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House Plant Index


Flowers None on houseplants
Potting or re-potting time When new growth is evident-usually in April
Position in garden during summer Shade
Potting Mixture 3 and 4

Various palms, in the young stage, are used as houseplants. Many indoor gardeners avoid them as too reminiscent of barber shops, hotel lobbies, and apartment house entrances; yet well-grown palms do lend a feathery, tropical touch to window gardens.

Two of the most satisfactory species for indoor use are Howea belmoreana and Howea forsteriana. Both are commonly listed as Kentia. Belmoreana is more erect in growth than forsteriana, although both grow from one central stem or trunk. Potting mixture 3.

Chrysalidocarpus lutescens is the cane palm, or areca, of the florists. Olive-green leaves on yellow stalks appear along the multiple, clustered stems, not being restricted to the apex of the stem as in most species. Potting mixture 4.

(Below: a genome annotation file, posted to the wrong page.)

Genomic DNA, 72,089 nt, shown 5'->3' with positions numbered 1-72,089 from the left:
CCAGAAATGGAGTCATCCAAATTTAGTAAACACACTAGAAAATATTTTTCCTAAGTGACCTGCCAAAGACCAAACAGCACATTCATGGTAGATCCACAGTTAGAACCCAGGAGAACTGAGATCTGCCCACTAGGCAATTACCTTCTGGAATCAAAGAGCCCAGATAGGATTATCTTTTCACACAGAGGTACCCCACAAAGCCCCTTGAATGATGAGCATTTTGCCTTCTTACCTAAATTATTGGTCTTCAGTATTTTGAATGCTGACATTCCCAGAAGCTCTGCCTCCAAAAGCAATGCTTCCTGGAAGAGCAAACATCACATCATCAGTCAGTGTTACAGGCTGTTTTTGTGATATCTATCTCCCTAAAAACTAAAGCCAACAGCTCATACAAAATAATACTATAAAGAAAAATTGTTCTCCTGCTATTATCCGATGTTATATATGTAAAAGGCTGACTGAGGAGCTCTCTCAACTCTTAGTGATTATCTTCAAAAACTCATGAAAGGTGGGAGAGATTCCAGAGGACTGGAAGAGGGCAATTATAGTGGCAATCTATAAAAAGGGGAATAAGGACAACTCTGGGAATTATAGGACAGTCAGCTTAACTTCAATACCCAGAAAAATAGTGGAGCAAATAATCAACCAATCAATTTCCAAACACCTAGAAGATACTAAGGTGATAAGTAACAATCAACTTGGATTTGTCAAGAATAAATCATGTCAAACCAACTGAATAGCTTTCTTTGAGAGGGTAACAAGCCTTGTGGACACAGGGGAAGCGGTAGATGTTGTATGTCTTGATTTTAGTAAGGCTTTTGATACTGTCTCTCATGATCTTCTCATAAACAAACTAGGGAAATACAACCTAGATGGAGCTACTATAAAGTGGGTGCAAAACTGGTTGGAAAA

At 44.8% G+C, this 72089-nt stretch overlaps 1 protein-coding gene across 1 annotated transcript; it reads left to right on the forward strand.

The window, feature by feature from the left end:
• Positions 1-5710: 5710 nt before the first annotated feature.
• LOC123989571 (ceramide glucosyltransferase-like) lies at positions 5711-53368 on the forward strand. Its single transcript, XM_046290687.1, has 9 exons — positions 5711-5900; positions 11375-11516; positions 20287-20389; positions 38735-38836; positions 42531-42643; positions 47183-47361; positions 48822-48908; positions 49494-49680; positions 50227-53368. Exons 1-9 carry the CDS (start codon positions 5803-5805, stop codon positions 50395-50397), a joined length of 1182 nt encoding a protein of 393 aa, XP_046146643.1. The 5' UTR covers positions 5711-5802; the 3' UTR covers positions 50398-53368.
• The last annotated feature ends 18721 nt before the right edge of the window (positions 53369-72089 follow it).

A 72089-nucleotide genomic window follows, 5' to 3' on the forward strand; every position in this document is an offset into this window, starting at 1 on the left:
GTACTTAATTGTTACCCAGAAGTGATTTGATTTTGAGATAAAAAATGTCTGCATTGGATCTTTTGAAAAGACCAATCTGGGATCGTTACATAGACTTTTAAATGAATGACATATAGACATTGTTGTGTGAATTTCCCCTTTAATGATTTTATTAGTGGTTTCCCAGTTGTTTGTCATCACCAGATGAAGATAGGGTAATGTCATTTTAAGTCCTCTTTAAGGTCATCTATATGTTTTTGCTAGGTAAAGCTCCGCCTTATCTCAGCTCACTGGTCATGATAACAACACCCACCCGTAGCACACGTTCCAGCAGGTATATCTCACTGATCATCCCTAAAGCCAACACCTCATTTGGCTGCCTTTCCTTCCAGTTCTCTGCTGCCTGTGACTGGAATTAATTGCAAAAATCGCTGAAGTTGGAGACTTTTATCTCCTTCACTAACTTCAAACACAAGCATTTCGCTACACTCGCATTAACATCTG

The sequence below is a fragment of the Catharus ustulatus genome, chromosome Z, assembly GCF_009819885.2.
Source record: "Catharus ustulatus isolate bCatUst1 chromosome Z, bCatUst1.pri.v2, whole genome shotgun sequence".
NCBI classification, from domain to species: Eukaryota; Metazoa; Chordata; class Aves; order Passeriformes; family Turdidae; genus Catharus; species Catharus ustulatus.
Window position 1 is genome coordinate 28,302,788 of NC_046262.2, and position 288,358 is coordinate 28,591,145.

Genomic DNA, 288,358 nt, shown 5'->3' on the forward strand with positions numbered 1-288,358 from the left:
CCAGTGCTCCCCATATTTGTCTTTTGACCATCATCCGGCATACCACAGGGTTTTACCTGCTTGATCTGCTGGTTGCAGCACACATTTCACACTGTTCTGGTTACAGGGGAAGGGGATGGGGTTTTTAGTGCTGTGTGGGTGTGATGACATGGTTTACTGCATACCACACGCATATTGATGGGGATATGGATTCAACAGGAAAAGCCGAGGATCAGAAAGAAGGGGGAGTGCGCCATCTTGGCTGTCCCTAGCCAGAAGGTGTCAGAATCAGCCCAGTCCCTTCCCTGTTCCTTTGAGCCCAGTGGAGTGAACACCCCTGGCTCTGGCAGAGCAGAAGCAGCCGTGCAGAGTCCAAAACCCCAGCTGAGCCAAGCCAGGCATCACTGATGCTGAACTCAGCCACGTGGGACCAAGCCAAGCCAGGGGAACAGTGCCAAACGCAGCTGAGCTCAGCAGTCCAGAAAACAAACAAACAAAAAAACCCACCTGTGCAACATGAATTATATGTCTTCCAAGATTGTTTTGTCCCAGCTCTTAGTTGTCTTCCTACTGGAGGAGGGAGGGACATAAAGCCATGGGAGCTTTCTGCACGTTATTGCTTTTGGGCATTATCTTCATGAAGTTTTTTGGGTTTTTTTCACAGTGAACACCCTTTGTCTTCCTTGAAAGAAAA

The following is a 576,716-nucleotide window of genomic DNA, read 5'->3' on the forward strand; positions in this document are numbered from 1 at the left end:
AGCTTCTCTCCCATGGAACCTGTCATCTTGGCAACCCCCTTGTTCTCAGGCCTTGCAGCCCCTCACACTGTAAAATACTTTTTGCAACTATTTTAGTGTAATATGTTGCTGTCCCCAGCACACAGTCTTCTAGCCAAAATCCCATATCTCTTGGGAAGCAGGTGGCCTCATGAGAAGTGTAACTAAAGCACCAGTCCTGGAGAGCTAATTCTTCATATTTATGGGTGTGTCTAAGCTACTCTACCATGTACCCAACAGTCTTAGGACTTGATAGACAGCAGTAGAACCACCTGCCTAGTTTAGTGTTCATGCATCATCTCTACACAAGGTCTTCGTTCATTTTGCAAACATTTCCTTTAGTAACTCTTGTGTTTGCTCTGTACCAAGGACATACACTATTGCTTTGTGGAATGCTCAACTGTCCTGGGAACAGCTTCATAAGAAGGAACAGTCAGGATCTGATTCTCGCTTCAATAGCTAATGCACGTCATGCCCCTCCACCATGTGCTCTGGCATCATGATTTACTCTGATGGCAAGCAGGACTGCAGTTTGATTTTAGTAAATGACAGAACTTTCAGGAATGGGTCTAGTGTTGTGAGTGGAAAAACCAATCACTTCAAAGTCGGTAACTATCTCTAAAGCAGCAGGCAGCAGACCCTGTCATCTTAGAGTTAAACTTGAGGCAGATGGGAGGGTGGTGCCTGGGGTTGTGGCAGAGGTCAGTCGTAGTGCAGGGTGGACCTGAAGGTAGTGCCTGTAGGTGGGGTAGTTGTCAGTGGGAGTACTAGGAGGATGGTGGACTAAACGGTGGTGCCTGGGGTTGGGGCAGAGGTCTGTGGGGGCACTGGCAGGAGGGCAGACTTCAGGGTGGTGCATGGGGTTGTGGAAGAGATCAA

Palms are very tolerant of house conditions yet does appreciate attention. Sun is not essential for healthy growth, but abundant light is. Over-potting is particularly disastrous where palms are concerned. They should be kept slightly root-bound, which means containers relatively small for the plant's size. For example, a palm 3 to 4 feet in height will be most contented in a 6-inch pot. Over-size pots encourage soggy, stagnant soil which results in yellowing fronds and a general unhealthy appearance.